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When Holden Met Katniss: The 40 Best YA Novels

Beloved favorites, underground classics, controversial page-turners, sci-fi sagas and more

Best young adult Novels

Courtesy of Little, Brown and Company; Scholastic; Dutton Books; Heinemann

In the past decade, young adult literature has gone from a loosely defined term describing books marketed to teenagers to a cultural force that has spawned such blockbuster hits as Twilight, The Hunger Games, Divergent and The Fault in Our Stars (all of which have been made into movies, with Fault hitting theaters on June 6th). Trying to decide on the most essential books in the genre is a bit like trying to empty the ocean using a thimble. We've parsed through hundreds of stories about dystopian societies, supernatural love triangles, awkward first crushes and many a mixed-tape featuring the Smiths to bring you this core collection of classic staples and overlooked gems. Consider it your summer reading list. By Anna Fitzpatrick

Malinda Lo, 'Adaptation'

Courtesy of Little, Brown Books for Young Readers

Malinda Lo, ‘Adaptation’

2012, Little Brown & Co.

Malinda Lo co-runs the blog Diversity in YA, and understands the need for exciting, fast-paced stories that feature characters often absent from the mainstream. Adaptation is a sci-fi thriller about a teenage girl who wakes up in a hospital with no memory of how she got there, only to find out the world has gone to hell.

Boy Meets Boy - David Levithan

Courtesy of Random House Kids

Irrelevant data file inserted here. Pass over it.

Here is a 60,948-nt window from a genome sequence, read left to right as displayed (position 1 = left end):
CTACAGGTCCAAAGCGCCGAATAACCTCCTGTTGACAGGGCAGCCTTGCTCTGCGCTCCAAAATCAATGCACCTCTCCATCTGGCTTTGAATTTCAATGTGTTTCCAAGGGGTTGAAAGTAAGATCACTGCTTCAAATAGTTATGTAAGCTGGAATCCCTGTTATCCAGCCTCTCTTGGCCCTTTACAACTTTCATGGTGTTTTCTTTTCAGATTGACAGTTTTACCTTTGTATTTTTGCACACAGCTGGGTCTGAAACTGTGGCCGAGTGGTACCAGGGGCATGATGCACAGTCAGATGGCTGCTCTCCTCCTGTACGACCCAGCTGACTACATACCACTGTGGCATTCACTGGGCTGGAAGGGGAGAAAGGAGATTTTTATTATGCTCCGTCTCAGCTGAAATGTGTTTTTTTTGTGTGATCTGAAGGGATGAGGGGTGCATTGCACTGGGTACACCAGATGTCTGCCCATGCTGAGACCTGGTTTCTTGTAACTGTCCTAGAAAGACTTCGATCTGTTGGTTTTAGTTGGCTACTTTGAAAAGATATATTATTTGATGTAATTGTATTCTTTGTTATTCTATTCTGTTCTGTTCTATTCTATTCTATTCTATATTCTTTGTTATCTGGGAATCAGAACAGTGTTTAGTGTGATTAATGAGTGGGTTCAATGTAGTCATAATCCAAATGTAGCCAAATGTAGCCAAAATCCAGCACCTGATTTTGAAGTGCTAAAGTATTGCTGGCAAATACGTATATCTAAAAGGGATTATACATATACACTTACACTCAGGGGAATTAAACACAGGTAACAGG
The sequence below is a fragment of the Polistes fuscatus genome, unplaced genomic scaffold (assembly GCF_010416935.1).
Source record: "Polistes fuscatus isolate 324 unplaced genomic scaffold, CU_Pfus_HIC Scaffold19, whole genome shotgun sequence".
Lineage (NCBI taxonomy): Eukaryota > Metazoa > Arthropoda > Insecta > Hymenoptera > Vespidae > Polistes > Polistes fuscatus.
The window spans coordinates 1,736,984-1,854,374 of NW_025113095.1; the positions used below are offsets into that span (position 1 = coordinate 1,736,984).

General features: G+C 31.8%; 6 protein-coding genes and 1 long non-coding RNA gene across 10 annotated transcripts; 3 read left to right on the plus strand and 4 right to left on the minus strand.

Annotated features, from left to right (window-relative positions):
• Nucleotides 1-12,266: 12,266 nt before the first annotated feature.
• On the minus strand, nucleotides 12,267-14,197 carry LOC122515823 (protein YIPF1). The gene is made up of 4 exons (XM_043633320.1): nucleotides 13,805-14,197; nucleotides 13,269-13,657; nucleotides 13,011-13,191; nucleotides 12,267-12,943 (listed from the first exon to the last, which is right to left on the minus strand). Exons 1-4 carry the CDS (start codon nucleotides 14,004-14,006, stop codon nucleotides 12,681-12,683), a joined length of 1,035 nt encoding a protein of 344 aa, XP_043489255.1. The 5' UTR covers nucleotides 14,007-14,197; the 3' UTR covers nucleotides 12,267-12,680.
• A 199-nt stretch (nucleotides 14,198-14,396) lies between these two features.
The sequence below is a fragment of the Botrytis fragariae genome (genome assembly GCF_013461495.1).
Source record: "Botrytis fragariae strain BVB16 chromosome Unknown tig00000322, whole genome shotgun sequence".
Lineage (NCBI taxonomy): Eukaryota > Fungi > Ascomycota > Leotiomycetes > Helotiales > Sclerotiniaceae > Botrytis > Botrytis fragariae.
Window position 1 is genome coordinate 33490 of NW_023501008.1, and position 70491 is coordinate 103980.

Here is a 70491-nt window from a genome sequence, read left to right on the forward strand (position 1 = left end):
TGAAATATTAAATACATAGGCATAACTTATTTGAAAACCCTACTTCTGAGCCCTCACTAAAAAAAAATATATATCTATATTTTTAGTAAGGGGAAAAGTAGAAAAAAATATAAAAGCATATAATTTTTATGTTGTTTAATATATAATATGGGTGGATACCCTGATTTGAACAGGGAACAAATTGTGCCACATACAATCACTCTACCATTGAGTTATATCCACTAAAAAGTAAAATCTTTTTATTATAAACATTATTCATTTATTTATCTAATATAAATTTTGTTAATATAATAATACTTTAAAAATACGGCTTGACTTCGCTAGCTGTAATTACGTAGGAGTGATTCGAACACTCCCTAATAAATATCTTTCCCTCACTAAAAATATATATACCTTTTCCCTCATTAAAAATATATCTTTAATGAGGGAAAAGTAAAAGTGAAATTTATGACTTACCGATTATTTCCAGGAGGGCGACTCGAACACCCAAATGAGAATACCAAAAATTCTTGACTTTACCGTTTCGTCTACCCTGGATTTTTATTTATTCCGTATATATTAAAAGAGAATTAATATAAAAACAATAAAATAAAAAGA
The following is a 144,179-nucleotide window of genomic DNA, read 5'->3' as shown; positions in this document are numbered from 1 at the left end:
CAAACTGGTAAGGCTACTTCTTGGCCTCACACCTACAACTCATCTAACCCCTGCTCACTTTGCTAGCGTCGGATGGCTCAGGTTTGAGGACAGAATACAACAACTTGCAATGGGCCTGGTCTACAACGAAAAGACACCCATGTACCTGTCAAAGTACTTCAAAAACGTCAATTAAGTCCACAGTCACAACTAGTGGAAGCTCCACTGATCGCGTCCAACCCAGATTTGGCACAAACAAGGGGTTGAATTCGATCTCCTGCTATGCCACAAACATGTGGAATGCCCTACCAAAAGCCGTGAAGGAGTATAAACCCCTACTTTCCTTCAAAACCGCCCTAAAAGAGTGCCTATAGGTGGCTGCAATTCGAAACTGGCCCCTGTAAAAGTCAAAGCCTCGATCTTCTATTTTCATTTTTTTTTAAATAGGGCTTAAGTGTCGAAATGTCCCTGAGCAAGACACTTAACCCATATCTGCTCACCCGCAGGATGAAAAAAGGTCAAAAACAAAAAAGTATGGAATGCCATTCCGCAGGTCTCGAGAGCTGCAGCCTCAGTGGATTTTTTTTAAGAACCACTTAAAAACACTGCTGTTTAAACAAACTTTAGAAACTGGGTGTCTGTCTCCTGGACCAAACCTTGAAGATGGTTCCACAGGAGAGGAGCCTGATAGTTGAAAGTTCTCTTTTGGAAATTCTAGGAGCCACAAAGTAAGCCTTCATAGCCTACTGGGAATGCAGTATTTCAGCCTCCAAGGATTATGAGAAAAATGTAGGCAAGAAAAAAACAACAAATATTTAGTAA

David Levithan, ‘Boy Meets Boy’

2003, Alfred A. Knopf

In this groundbreaking novel, Levithan imagines a version of small town America in which homosexuality is embraced and celebrated. The story focuses on Paul, a gay high schooler trying to navigate his relationships, both platonic and romantic. 

Alice, I Think - Susan Juby

Courtesy of HarperCollins

Susan Juby, ‘Alice, I Think’

2000, Thistledown Press

This funny, charming novel, the first of a trilogy, follows hapless and ungainly Alice MacLeod as she makes the transition back to regular school after being homeschooled for a year. Filled with larger-than-life side characters and awkward moments that resonate, this is an underrated book.

The Summer Prince - Alayna Dawn Johnson

Courtesy of Scholastic

Alaya Dawn Johnson, ‘The Summer Prince’

2013, Arthur A. Levine

In this dystopian fantasy set in a futuristic version of Brazil, June Costas creates art to rebel against (what else) an oppressive government regime. She finds an unlikely ally in Enki, the universally beloved Summer King, who reciprocates her need to make sense of a chaotic society through art.

David Iserson, 'Firecracker'

Courtesy of Razorbill

David Iserson, ‘Firecracker’

2013, Razorbill

Iserson's background as a comedy writer (he worked for TV shows including The New Girl and Saturday Night Live) shines through in this laugh-out-loud novel. Spoiled and borderline-sociopathic, Astrid gets kicked out of her ritzy boarding school after getting caught cheating. To teach her a lesson, Astrid's parents send her to public school. Though, admittedly, really hard to like at times, Astrid is ultimately a character with a lot of heart. Don't be surprised if this seemingly light novel creeps under your skin.

The Outsiders - S.E. Hinton

Courtesy of Viking Press

S.E. Hinton, ‘The Outsiders’

1967, Viking Press

As the legend goes, Susan Eloise Hinton was a mere 15 years old when she began writing this story about a group of Oklahoma greasers. Frustrated with not seeing any characters in fiction that resembled the people she knew, Hinton created the characters of Ponyboy, Sodapop, Darry and the rest of the gang.